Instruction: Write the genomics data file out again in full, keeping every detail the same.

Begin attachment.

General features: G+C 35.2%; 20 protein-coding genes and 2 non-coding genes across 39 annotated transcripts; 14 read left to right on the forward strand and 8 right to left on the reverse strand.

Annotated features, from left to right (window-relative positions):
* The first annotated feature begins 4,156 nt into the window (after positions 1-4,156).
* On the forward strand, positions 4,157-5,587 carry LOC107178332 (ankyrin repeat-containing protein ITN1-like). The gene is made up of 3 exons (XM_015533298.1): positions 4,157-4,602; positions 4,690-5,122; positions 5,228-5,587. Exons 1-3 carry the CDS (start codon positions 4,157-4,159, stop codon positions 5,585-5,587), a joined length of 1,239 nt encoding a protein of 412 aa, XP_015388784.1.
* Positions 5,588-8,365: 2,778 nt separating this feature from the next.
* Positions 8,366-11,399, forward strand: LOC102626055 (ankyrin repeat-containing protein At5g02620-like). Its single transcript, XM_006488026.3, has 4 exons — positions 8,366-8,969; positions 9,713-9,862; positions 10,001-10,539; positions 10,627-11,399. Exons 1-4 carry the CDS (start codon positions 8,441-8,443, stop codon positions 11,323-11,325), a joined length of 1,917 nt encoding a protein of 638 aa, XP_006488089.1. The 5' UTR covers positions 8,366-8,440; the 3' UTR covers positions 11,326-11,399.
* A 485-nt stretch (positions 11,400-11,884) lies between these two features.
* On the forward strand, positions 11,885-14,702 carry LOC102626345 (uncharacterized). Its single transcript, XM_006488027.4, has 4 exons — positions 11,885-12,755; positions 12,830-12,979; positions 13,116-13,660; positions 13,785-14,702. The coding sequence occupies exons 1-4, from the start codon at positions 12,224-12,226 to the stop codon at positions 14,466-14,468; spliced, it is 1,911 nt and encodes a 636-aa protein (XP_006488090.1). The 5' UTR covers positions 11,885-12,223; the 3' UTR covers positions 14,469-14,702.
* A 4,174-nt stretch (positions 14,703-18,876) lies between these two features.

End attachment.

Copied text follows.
General features: G+C 35.2%; 20 protein-coding genes and 2 non-coding genes across 39 annotated transcripts; 14 read left to right on the forward strand and 8 right to left on the reverse strand.

Annotated features, from left to right (window-relative positions):
* The first annotated feature begins 4,156 nt into the window (after positions 1-4,156).
* On the forward strand, positions 4,157-5,587 carry LOC107178332 (ankyrin repeat-containing protein ITN1-like). The gene is made up of 3 exons (XM_015533298.1): positions 4,157-4,602; positions 4,690-5,122; positions 5,228-5,587. Exons 1-3 carry the CDS (start codon positions 4,157-4,159, stop codon positions 5,585-5,587), a joined length of 1,239 nt encoding a protein of 412 aa, XP_015388784.1.
* Positions 5,588-8,365: 2,778 nt separating this feature from the next.
* Positions 8,366-11,399, forward strand: LOC102626055 (ankyrin repeat-containing protein At5g02620-like). Its single transcript, XM_006488026.3, has 4 exons — positions 8,366-8,969; positions 9,713-9,862; positions 10,001-10,539; positions 10,627-11,399. Exons 1-4 carry the CDS (start codon positions 8,441-8,443, stop codon positions 11,323-11,325), a joined length of 1,917 nt encoding a protein of 638 aa, XP_006488089.1. The 5' UTR covers positions 8,366-8,440; the 3' UTR covers positions 11,326-11,399.
* A 485-nt stretch (positions 11,400-11,884) lies between these two features.
* On the forward strand, positions 11,885-14,702 carry LOC102626345 (uncharacterized). Its single transcript, XM_006488027.4, has 4 exons — positions 11,885-12,755; positions 12,830-12,979; positions 13,116-13,660; positions 13,785-14,702. The coding sequence occupies exons 1-4, from the start codon at positions 12,224-12,226 to the stop codon at positions 14,466-14,468; spliced, it is 1,911 nt and encodes a 636-aa protein (XP_006488090.1). The 5' UTR covers positions 11,885-12,223; the 3' UTR covers positions 14,469-14,702.
* A 4,174-nt stretch (positions 14,703-18,876) lies between these two features.